Bank of America has entered into a settlement with the U.S. Housing and Urban Development over allegations the bank discriminated against pregnant women seeking loans, the government announced Monday.
The Charlotte bank will pay $45,000 to resolve claims that two couples who applied for mortgage refinancings in 2011 and 2012 were denied because the women were on maternity leave. The complaints stemmed from San Jose, Calif., and Humble, Texas.
The California couple said Bank of America pushed back the refinance closing date because of the maternity leave. They will receive $25,000. The Texas couple said the bank wouldn't consider any of the woman's income because she was on leave. They will get $15,000, and their realtor $5,000.
The housing department said Bank of America has made sure its new policies toward considering maternity leave in a loan application do not run afoul of discrimination guidelines.
“No lender should use a woman’s pregnancy or maternity leave as a reason to deny a mortgage loan,” acting assistant secretary for fair housing and equal opportunity Bryan Greene said in a statement. “We commend Bank of America for working cooperatively with the Department of Housing and Urban Development in reaching appropriate resolutions of these complaints."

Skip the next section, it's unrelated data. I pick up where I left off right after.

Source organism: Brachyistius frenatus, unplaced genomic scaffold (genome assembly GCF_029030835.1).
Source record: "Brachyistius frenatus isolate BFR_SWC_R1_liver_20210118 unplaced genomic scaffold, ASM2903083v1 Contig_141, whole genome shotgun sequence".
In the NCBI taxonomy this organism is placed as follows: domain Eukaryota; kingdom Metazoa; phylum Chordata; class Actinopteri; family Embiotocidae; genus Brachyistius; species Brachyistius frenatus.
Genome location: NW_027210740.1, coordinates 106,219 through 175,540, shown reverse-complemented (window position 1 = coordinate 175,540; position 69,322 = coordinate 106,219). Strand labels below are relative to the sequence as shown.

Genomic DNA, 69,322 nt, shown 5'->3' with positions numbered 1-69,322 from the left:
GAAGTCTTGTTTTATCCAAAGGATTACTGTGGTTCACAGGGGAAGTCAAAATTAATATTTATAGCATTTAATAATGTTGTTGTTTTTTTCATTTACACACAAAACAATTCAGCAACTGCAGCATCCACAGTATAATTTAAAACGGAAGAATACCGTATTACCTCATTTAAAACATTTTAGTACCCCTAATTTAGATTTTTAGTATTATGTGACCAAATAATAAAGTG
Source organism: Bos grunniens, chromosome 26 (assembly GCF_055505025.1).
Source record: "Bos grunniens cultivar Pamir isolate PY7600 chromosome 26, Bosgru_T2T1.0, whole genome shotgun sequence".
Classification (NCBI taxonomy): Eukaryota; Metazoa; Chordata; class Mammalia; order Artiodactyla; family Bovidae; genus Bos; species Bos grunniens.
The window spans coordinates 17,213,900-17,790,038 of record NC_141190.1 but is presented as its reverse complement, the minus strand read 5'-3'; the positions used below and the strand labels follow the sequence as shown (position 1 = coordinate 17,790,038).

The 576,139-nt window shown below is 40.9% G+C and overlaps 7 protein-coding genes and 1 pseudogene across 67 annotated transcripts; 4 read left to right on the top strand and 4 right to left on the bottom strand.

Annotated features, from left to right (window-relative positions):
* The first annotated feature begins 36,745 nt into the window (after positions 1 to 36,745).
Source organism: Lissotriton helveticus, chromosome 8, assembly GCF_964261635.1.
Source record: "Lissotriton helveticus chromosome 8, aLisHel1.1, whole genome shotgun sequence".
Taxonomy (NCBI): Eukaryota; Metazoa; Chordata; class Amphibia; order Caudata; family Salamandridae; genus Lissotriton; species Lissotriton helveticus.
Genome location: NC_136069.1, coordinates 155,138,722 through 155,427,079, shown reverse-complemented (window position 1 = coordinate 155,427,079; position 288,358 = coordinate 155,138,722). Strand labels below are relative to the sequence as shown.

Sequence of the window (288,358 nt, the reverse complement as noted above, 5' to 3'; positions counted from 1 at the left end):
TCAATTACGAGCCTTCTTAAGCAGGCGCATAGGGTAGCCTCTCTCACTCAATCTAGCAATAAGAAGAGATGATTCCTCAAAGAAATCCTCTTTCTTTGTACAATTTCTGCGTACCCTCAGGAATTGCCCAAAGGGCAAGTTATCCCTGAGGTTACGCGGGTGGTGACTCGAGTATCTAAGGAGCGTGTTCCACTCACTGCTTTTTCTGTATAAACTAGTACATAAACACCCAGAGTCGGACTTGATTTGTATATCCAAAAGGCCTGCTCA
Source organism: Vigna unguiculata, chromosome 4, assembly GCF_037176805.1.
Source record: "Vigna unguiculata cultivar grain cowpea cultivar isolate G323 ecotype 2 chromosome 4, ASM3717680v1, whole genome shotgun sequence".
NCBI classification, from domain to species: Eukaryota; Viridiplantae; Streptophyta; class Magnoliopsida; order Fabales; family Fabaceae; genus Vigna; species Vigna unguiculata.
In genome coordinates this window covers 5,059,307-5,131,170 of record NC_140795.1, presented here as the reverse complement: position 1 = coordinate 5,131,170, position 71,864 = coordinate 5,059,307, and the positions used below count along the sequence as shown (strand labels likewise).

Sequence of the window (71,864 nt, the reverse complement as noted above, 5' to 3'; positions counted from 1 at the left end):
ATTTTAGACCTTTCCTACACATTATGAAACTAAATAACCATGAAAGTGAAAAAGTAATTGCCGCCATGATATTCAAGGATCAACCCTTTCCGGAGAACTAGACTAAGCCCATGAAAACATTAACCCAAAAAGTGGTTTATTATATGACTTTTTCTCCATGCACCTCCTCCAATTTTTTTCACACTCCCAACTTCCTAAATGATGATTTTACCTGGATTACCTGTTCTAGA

Bank of America has long had a strong commitment to treating all applicants fairly, including women on maternity leave. For many years, Bank of America’s policies have expressly allowed applicants on parental leave to be approved for a loan without returning to work. Bank of America disagrees with the allegations in each of the complaints, and HUD has not alleged that Bank of America engaged in any wrongdoing. We elected to resolve these complaints on a voluntary basis in order to address customer service concerns and avoid further legal expenses. The policy changes that the Bank agreed to in these settlements amounted to clarifications of existing language, including some changes that required the approval of other government agencies.
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